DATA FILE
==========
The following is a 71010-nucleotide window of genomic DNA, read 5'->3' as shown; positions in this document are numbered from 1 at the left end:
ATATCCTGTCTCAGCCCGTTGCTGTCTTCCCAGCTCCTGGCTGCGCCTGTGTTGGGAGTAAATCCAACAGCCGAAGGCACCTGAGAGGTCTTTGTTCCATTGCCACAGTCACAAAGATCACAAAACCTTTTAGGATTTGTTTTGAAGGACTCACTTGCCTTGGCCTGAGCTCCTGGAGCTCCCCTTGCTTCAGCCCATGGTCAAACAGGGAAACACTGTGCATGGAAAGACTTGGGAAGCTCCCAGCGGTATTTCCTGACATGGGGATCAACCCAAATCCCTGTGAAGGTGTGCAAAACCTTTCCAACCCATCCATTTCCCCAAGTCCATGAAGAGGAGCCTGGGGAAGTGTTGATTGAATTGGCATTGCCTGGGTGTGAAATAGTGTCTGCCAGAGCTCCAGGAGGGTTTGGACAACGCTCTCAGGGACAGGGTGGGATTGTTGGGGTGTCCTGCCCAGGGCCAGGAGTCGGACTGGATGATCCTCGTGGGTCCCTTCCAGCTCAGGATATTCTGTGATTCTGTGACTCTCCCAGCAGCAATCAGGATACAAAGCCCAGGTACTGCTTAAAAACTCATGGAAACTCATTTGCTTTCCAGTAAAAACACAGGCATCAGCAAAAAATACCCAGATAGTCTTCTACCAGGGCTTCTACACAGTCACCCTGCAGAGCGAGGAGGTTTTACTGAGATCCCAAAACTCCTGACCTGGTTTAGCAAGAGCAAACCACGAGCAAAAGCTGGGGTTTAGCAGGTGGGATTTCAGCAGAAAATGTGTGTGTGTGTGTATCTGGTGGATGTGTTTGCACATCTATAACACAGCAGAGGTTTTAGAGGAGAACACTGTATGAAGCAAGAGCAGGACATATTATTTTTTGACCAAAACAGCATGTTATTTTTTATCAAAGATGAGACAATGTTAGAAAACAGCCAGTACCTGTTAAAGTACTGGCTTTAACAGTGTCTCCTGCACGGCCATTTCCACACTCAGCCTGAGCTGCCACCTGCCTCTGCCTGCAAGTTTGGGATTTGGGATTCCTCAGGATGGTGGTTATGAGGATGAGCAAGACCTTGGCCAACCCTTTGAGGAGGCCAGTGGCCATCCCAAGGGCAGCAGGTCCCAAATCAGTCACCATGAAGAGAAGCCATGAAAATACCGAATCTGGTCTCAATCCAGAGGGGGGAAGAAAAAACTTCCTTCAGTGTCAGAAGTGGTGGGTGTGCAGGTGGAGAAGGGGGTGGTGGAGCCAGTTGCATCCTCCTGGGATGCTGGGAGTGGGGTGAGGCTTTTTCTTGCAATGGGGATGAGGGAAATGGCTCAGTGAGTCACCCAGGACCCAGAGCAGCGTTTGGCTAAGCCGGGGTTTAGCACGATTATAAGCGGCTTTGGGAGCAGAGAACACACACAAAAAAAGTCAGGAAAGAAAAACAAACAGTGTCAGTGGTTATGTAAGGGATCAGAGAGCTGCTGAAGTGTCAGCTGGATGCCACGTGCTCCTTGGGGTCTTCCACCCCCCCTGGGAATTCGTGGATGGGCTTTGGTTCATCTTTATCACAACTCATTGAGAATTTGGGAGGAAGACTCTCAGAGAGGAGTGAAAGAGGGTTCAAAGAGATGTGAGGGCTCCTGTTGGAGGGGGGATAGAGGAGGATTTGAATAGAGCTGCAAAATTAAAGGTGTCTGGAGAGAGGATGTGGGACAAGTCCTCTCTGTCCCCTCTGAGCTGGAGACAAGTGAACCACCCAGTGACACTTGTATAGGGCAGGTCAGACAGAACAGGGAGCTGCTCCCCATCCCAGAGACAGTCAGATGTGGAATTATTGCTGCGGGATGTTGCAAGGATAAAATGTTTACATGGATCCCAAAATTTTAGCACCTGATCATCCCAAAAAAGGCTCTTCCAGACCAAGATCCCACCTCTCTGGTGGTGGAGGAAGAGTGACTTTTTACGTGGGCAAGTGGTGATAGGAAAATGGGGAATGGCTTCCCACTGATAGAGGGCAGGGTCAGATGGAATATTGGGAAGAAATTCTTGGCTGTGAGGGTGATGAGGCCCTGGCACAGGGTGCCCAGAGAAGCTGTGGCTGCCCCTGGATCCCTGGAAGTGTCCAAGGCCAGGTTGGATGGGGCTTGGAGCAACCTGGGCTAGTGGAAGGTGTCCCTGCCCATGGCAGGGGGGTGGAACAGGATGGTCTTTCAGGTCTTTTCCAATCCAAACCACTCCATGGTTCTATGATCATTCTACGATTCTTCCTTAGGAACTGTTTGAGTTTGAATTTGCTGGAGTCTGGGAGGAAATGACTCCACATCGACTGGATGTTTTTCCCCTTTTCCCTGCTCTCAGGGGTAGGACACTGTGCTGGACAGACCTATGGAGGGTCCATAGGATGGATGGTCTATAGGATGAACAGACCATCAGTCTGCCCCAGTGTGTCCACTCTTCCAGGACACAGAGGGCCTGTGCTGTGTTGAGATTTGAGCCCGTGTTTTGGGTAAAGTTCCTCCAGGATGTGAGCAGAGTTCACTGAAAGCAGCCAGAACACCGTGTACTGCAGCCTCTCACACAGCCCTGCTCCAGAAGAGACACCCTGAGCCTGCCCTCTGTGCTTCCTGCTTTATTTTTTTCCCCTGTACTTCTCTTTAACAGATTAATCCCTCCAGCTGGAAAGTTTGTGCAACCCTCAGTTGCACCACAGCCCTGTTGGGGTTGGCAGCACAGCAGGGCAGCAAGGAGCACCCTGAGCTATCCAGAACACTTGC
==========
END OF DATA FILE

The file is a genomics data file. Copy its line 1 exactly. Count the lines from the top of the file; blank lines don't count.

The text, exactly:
The following is a 71010-nucleotide window of genomic DNA, read 5'->3' as shown; positions in this document are numbered from 1 at the left end: